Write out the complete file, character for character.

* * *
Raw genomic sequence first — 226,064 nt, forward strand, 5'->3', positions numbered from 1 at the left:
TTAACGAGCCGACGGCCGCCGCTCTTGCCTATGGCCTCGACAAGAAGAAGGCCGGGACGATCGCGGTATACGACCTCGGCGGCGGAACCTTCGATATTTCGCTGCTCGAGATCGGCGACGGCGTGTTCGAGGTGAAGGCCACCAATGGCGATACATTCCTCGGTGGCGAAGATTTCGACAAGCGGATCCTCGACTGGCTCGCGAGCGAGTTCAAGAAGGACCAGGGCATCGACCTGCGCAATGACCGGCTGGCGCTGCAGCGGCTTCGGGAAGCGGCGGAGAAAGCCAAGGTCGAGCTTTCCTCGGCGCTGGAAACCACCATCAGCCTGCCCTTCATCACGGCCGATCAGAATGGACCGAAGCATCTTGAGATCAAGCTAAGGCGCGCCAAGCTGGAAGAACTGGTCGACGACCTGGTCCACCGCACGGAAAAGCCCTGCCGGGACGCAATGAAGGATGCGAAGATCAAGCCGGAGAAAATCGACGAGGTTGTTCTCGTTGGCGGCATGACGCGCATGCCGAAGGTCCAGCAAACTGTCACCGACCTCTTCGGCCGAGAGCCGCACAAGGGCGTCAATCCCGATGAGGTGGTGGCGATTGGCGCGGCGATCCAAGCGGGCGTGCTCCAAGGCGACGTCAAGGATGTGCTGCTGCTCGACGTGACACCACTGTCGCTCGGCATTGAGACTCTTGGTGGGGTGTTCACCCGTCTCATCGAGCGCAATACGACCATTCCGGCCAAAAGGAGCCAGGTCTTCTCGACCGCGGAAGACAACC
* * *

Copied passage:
Raw genomic sequence first — 226,064 nt, forward strand, 5'->3', positions numbered from 1 at the left:
TTAACGAGCCGACGGCCGCCGCTCTTGCCTATGGCCTCGACAAGAAGAAGGCCGGGACGATCGCGGTATACGACCTCGGCGGCGGAACCTTCGATATTTCGCTGCTCGAGATCGGCGACGGCGTGTTCGAGGTGAAGGCCACCAATGGCGATACATTCCTCGGTGGCGAAGATTTCGACAAGCGGATCCTCGACTGGCTCGCGAGCGAGTTCAAGAAGGACCAGGGCATCGACCTGCGCAATGACCGGCTGGCGCTGCAGCGGCTTCGGGAAGCGGCGGAGAAAGCCAAGGTCGAGCTTTCCTCGGCGCTGGAAACCACCATCAGCCTGCCCTTCATCACGGCCGATCAGAATGGACCGAAGCATCTTGAGATCAAGCTAAGGCGCGCCAAGCTGGAAGAACTGGTCGACGACCTGGTCCACCGCACGGAAAAGCCCTGCCGGGACGCAATGAAGGATGCGAAGATCAAGCCGGAGAAAATCGACGAGGTTGTTCTCGTTGGCGGCATGACGCGCATGCCGAAGGTCCAGCAAACTGTCACCGACCTCTTCGGCCGAGAGCCGCACAAGGGCGTCAATCCCGATGAGGTGGTGGCGATTGGCGCGGCGATCCAAGCGGGCGTGCTCCAAGGCGACGTCAAGGATGTGCTGCTGCTCGACGTGACACCACTGTCGCTCGGCATTGAGACTCTTGGTGGGGTGTTCACCCGTCTCATCGAGCGCAATACGACCATTCCGGCCAAAAGGAGCCAGGTCTTCTCGACCGCGGAAGACAACC